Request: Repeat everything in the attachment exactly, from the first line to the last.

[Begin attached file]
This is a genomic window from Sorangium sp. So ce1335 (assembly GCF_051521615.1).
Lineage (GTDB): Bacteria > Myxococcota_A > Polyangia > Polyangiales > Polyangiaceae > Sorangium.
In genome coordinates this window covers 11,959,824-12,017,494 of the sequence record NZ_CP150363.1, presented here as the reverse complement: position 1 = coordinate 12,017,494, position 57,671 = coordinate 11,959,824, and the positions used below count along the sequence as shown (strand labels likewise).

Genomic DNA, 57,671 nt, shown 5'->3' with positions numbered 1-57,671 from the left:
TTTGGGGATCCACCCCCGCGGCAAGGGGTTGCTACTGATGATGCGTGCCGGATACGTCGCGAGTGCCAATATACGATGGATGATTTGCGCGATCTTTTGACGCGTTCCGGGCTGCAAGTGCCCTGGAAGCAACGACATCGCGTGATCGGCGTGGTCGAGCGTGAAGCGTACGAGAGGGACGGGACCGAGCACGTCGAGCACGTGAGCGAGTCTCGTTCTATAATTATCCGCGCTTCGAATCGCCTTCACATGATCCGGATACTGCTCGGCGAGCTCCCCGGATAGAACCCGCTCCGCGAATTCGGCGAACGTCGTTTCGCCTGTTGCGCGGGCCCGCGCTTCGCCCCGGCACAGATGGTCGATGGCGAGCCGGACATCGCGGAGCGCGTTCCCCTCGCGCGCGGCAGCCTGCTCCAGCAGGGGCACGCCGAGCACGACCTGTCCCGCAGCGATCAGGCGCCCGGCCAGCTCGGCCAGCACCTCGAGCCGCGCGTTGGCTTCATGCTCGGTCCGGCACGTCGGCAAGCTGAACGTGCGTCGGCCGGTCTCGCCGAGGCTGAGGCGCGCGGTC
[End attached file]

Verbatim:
This is a genomic window from Sorangium sp. So ce1335 (assembly GCF_051521615.1).
Lineage (GTDB): Bacteria > Myxococcota_A > Polyangia > Polyangiales > Polyangiaceae > Sorangium.
In genome coordinates this window covers 11,959,824-12,017,494 of the sequence record NZ_CP150363.1, presented here as the reverse complement: position 1 = coordinate 12,017,494, position 57,671 = coordinate 11,959,824, and the positions used below count along the sequence as shown (strand labels likewise).

Genomic DNA, 57,671 nt, shown 5'->3' with positions numbered 1-57,671 from the left:
TTTGGGGATCCACCCCCGCGGCAAGGGGTTGCTACTGATGATGCGTGCCGGATACGTCGCGAGTGCCAATATACGATGGATGATTTGCGCGATCTTTTGACGCGTTCCGGGCTGCAAGTGCCCTGGAAGCAACGACATCGCGTGATCGGCGTGGTCGAGCGTGAAGCGTACGAGAGGGACGGGACCGAGCACGTCGAGCACGTGAGCGAGTCTCGTTCTATAATTATCCGCGCTTCGAATCGCCTTCACATGATCCGGATACTGCTCGGCGAGCTCCCCGGATAGAACCCGCTCCGCGAATTCGGCGAACGTCGTTTCGCCTGTTGCGCGGGCCCGCGCTTCGCCCCGGCACAGATGGTCGATGGCGAGCCGGACATCGCGGAGCGCGTTCCCCTCGCGCGCGGCAGCCTGCTCCAGCAGGGGCACGCCGAGCACGACCTGTCCCGCAGCGATCAGGCGCCCGGCCAGCTCGGCCAGCACCTCGAGCCGCGCGTTGGCTTCATGCTCGGTCCGGCACGTCGGCAAGCTGAACGTGCGTCGGCCGGTCTCGCCGAGGCTGAGGCGCGCGGTC